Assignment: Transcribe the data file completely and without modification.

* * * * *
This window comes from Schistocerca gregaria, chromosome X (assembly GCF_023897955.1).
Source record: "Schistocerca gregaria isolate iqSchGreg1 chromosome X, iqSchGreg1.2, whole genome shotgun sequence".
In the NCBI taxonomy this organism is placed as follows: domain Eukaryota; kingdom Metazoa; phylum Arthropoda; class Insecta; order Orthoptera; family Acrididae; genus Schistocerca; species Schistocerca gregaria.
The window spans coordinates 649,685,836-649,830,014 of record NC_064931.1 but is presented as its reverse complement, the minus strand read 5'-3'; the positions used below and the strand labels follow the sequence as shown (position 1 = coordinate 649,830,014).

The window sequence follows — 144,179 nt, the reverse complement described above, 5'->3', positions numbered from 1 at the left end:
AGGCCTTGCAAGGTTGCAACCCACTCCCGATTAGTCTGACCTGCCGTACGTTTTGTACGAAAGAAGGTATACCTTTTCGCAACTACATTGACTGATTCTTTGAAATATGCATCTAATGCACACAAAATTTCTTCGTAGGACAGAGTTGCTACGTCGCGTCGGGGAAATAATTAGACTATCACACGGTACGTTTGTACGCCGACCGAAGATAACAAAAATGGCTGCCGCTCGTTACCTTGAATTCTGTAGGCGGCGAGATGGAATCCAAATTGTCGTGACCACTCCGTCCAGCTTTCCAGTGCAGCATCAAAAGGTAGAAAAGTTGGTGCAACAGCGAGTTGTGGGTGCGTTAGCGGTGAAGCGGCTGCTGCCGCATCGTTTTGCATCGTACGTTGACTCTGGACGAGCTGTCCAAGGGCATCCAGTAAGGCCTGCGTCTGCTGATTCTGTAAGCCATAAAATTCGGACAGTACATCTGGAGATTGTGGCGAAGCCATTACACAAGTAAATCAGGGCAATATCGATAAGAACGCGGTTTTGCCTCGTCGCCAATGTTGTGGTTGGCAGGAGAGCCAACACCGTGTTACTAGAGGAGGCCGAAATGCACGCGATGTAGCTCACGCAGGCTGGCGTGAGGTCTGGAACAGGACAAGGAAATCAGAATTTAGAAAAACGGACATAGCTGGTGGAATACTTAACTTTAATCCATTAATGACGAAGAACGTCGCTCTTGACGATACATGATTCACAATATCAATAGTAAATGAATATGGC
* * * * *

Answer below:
This window comes from Schistocerca gregaria, chromosome X (assembly GCF_023897955.1).
Source record: "Schistocerca gregaria isolate iqSchGreg1 chromosome X, iqSchGreg1.2, whole genome shotgun sequence".
In the NCBI taxonomy this organism is placed as follows: domain Eukaryota; kingdom Metazoa; phylum Arthropoda; class Insecta; order Orthoptera; family Acrididae; genus Schistocerca; species Schistocerca gregaria.
The window spans coordinates 649,685,836-649,830,014 of record NC_064931.1 but is presented as its reverse complement, the minus strand read 5'-3'; the positions used below and the strand labels follow the sequence as shown (position 1 = coordinate 649,830,014).

The window sequence follows — 144,179 nt, the reverse complement described above, 5'->3', positions numbered from 1 at the left end:
AGGCCTTGCAAGGTTGCAACCCACTCCCGATTAGTCTGACCTGCCGTACGTTTTGTACGAAAGAAGGTATACCTTTTCGCAACTACATTGACTGATTCTTTGAAATATGCATCTAATGCACACAAAATTTCTTCGTAGGACAGAGTTGCTACGTCGCGTCGGGGAAATAATTAGACTATCACACGGTACGTTTGTACGCCGACCGAAGATAACAAAAATGGCTGCCGCTCGTTACCTTGAATTCTGTAGGCGGCGAGATGGAATCCAAATTGTCGTGACCACTCCGTCCAGCTTTCCAGTGCAGCATCAAAAGGTAGAAAAGTTGGTGCAACAGCGAGTTGTGGGTGCGTTAGCGGTGAAGCGGCTGCTGCCGCATCGTTTTGCATCGTACGTTGACTCTGGACGAGCTGTCCAAGGGCATCCAGTAAGGCCTGCGTCTGCTGATTCTGTAAGCCATAAAATTCGGACAGTACATCTGGAGATTGTGGCGAAGCCATTACACAAGTAAATCAGGGCAATATCGATAAGAACGCGGTTTTGCCTCGTCGCCAATGTTGTGGTTGGCAGGAGAGCCAACACCGTGTTACTAGAGGAGGCCGAAATGCACGCGATGTAGCTCACGCAGGCTGGCGTGAGGTCTGGAACAGGACAAGGAAATCAGAATTTAGAAAAACGGACATAGCTGGTGGAATACTTAACTTTAATCCATTAATGACGAAGAACGTCGCTCTTGACGATACATGATTCACAATATCAATAGTAAATGAATATGGC